Further to that point of order, Dame Angela. I would like to put on record my thanks to you for being a very patient Chair on my first time in a Public Bill Committee, following Sir Gary Streeter last week. I also thank the Clerks for helping us to draft amendments, and the wider House authorities for making it possible to hold a Public Bill Committee in these strange circumstances. I would also like to thank all members of the Committee. On behalf of my hon. Friend the Member for Erith and Thamesmead, I particularly thank our Whip—my hon. Friend the Member for Manchester, Withington—and my hon. Friends the Members for Vauxhall and for Luton North for giving up their time to sit on this Committee.
Further to that point of order, Dame Angela. Although, there are obviously parts of the Bill that I do not agree with, I endorse the Minister’s comments on the work that has been done by his colleagues on the Treasury team and by Hansard and other parliamentary staff, without whom democracy in this place simply would not happen—we should never forget that.
I thank my hon. Friend the Member for Glasgow Central, who was unfortunately not able to be with us today, for her work as the senior SNP Treasury spokesperson. I also thank—this is a name that most Members will not recognise—Scott Taylor from the Scottish National party research team. When people ask me what Westminster researchers do, I say, “Their job is to make it look as if their MPs know what they are talking about.” We may all have different opinions on how effectively they do that, but Scott and his colleagues have certainly done a huge amount of work over the last months.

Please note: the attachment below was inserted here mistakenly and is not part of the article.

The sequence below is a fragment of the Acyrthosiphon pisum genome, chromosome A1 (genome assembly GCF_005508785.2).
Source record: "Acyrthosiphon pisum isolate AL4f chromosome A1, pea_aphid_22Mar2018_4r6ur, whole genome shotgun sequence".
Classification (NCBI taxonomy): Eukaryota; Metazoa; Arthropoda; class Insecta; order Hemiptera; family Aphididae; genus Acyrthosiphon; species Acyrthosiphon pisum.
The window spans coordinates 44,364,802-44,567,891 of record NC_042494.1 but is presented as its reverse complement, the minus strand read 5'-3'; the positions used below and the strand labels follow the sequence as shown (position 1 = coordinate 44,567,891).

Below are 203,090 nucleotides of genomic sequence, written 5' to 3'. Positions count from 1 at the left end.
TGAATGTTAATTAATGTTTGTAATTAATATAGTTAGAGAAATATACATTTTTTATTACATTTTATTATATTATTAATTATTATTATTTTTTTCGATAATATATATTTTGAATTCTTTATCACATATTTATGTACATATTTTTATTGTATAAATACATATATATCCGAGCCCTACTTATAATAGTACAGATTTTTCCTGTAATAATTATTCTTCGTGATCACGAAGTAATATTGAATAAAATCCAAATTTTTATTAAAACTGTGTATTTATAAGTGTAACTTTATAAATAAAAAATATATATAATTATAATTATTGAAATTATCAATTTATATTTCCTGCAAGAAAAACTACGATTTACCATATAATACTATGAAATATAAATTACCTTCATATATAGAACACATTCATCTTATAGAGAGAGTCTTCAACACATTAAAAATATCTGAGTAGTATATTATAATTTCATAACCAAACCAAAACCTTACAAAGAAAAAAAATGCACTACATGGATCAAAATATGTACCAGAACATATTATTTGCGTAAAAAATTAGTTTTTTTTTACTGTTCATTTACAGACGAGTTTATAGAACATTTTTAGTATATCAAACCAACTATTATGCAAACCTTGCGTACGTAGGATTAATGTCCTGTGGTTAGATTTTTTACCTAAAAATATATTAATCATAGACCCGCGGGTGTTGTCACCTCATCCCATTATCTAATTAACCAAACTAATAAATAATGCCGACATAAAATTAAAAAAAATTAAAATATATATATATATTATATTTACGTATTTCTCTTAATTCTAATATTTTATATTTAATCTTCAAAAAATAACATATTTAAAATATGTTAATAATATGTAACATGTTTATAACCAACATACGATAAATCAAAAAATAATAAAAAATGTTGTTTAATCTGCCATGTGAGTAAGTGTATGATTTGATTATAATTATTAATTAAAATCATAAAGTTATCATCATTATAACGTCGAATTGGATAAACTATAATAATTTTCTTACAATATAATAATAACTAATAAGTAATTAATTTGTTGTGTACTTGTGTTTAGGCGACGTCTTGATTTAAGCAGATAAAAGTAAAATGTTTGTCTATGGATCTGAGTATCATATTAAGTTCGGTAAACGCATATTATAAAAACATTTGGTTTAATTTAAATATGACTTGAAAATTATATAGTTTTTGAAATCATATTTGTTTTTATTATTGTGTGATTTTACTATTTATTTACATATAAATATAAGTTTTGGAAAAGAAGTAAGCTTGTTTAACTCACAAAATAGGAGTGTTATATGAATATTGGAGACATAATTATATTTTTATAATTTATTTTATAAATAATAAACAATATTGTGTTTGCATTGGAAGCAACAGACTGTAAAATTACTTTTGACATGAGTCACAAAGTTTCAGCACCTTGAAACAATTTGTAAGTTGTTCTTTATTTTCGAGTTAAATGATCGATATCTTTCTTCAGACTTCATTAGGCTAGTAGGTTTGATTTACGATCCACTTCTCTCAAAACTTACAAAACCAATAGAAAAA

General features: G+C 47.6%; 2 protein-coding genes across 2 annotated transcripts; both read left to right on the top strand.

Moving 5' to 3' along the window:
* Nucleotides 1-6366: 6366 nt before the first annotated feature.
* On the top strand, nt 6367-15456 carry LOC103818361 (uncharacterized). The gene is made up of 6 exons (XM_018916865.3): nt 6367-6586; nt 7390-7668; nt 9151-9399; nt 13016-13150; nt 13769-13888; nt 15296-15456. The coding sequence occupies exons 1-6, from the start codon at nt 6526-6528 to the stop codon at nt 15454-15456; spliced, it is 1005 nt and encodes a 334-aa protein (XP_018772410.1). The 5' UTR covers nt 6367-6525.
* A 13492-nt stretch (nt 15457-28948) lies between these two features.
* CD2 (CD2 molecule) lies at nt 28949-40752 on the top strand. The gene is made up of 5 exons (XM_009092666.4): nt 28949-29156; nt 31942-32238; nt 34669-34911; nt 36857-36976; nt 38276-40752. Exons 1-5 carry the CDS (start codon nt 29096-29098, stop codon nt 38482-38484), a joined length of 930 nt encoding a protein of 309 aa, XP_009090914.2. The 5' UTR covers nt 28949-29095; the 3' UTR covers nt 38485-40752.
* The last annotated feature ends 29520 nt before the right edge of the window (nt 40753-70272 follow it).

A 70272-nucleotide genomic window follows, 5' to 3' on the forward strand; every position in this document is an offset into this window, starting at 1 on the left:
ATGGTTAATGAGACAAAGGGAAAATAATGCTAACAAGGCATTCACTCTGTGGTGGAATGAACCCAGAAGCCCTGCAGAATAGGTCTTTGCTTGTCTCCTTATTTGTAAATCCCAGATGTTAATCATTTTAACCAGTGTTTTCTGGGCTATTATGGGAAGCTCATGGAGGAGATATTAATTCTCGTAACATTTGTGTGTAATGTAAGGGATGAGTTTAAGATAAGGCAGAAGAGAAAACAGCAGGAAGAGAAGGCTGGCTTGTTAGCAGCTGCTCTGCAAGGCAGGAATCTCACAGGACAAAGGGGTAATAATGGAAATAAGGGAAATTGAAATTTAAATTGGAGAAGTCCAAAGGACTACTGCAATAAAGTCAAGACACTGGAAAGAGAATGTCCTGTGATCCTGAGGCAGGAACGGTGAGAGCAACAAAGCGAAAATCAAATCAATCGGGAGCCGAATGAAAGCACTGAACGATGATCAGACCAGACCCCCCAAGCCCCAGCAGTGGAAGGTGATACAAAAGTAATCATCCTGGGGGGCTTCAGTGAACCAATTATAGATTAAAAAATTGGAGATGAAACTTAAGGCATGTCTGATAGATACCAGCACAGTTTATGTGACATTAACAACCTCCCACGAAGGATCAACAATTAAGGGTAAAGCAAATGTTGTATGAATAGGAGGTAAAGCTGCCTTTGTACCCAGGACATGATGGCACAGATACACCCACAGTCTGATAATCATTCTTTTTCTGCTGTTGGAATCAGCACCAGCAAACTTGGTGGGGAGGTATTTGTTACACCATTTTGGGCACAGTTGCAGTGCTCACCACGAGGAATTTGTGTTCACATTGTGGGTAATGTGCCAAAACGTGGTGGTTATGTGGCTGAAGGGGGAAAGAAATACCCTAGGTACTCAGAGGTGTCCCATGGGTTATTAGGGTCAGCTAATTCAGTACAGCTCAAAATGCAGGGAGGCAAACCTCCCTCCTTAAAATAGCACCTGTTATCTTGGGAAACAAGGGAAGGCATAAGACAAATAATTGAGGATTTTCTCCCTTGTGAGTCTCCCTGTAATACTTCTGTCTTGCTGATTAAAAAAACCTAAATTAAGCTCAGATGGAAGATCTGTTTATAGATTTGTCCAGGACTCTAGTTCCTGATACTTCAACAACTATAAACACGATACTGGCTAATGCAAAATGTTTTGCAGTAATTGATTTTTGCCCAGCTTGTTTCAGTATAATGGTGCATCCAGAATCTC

Finally, I thank the large number of external stakeholders who have engaged fully with us as a third party, and no doubt with other parties as well, in a constructive way. They understood when they put forward things that we simply did not feel we could support, but at the same time they gave us a lot of background information so that our understanding of the likely impact of the Bill was much greater than it would otherwise have been, whether we were able to take their requests on board or not. As I said, although I disagree with parts of the Bill, we should recognise that, overall, it is a better piece of legislation thanks to the contribution that those external bodies have made.
FB01 Association of Taxation Technicians (ATT)
FB02 Chartered Institute of Taxation (CIOT)
FB03 Chartered Institute of Taxation (CIOT)
FB04 Chartered Institute of Taxation (CIOT)
FB05 Association of Taxation Technicians (ATT)
FB06 Association of Taxation Technicians (ATT)
FB07 Low Incomes Tax Reform Group
FB08 Low Incomes Tax Reform Group
FB09 British Plastics Federation
FB10 Institute of Chartered Accountants in England and Wales (ICAEW)
FB11 Institute of Chartered Accountants in England and Wales (ICAEW)
FB12 Institute of Chartered Accountants in England and Wales (ICAEW)
FB13 Institute of Chartered Accountants in England and Wales (ICAEW)
FB14 Chartered Institute of Taxation (CIOT)